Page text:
By Abubakar Usman
Just returned from a visit to Kuje correctional centre and I am really ashamed at what I saw and what I heard. To think that this is a medium facility located in the FCT, one can only imagine what correctional facilities in other parts of the country looks like.
To start with, the facility is located within a residential neighborhood without any buffer between the facility and residences. Any serious person can easily habitat around the residential area to monitor happenings, because apart from the proximity, the perimeter fence is so short that you can easily see what is happening from the outside.
To make matters worse, even the fence was constructed with your normal 6 inches or 9 inches blocks and in some places, you will see tiny iron rods forming parts of the fence. So you can either bend down without being seen to destroy the iron rods or simply just jump over the fence.
I have not gone to any prison elsewhere, but what I have seen in movies are very thick and high perimeter fences that once you are inside, you hardly know what is happening outside and vice versa.
Let me write briefly on what was said about the attack before I proceed to what I saw.
According to the military officer and the correctional service officer in charge of the facility, the attackers estimated to be close to 300 came on foot, used dozens of IEDs at different spots to blow up structures and some to cause distraction while gaining entrance into the main prison.
Mind you, they didn’t need to blow up any of the perimeter fence or anything close to it. Gaining entrance was very easy.
The military officer said they operated for close 30 mins even though they were engaged by the soldiers (about 31 of them) before reinforcement came, but that the number of IEDs they deployed made it difficult to get at them.
However, he said they were able to kill four of the attackers in the operation that lasted for nearly one hour (not 2-3 hours as widely reported before they made away with their freed members.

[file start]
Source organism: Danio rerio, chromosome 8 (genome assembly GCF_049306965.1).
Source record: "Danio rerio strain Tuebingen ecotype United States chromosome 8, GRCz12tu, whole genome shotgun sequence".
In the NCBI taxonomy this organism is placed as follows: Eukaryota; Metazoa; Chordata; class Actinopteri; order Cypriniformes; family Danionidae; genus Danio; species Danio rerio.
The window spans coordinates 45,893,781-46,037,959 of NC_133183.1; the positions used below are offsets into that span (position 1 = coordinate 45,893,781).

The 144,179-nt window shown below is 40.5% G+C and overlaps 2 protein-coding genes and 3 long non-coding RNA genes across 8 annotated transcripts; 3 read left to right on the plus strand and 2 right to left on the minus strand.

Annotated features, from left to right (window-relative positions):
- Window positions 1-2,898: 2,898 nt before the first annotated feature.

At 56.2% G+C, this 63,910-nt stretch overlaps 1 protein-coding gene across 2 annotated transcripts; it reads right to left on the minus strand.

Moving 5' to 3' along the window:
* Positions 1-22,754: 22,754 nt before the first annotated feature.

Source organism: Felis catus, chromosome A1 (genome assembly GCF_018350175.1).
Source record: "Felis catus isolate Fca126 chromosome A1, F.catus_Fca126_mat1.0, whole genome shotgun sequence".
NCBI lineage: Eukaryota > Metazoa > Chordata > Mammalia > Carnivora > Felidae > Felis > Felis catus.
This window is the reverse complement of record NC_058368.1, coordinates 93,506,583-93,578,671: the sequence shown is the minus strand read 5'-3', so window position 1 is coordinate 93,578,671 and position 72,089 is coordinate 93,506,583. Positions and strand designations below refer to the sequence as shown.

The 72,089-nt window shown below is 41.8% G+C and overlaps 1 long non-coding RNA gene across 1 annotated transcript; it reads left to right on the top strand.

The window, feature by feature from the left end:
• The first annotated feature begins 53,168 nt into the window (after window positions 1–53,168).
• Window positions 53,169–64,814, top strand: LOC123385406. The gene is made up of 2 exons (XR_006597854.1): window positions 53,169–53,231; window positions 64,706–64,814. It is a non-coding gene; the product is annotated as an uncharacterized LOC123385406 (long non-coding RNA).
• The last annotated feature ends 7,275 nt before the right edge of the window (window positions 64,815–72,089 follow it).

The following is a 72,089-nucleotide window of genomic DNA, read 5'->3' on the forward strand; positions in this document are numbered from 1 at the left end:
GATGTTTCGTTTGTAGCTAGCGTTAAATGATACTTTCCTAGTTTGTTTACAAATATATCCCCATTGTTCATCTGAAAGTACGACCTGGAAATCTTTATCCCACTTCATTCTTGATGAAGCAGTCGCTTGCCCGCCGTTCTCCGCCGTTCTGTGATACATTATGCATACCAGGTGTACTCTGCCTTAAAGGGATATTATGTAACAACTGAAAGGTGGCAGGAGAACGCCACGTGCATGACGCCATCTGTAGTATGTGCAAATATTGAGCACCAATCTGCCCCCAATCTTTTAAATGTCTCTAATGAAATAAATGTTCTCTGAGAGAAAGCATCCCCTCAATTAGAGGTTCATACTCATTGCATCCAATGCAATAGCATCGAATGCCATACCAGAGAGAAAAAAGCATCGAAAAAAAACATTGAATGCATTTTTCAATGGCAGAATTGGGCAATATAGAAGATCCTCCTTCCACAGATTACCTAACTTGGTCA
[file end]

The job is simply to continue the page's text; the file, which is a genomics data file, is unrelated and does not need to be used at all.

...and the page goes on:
If not for the return of fire, the attack would have been worse, the military officer said.
Back to what I saw, I noticed that there are two observation towers inside the facility. In my honest opinion, those towers are not only wrongly positioned, trees and shrubs surrounding the perimeter fence would make it difficult for personnel manning the towers to see whoever is intruding let alone engage them in any serious battle.
Those towers should have been located very close to the perimeter fence and the trees removed so the distance of sight can be far.
I also think two observation towers are not enough. We should have like four all mounted with rotating lights whose illumination can blind the eyes. Abi no be so we see am for movies?
The most shocking of what I saw at the Kuje correctional centre is the issue of CCTV cameras.
While I saw a few mounted on the two observation post, the entire facility largely does not have cameras, but that is not even the issue. The few ones available are not working.
The officers on ground confirmed this, meaning there can’t even be a replay of what happened at the facility to see lapses and how they can be corrected.
How can a medium security prison in the capital city of a country, in 2022 not have CCTV cameras.
How are you supposed to monitor movements within and outside the prison facility? No wonder, nearly 300 insurgents came into the facility on foot, entered the premises and gained entrance into the cells. It is a shame really.
But if the CCTV issue was not shocking enough, the walls of the prison itself is something else. For a prison, you would expect very thick wall, perhaps in layers so that breaking through would be very difficult.
We were told that the walls were blown off with dynamite, seeing the quality of the blocks, you only need very big hammer to be able to pass through except that dynamite would make it faster.
So the bad guys easily broke in, meander their way into the various cells and made away with their guys in there.
And how about the prison cells themselves? I am not sure what I saw can classify that place as correction centres.
They are dirty and smelly. You can only go there and return hardened instead of being corrected. But I am not really surprised.
When the government choose to do a change of name from prisons to correction centres, I knew it was just our normal surface dressings.
It really goes to tell you how much we pay lip service to things in Nigeria and it applies to everything about us.
We are not serious and by we, I mean all of us, because we all have something to do with it one way or the other.
In summary, I cannot honestly call what I saw I Kuje a prison or a correctional facility, especially if I am to go by what I have seen of other places in movies.
@views exclusive rights: Abubakar Sidiq Usman, Special Assistant on New Media To Senate President, Nigeria National Assembly, July 8, 2022.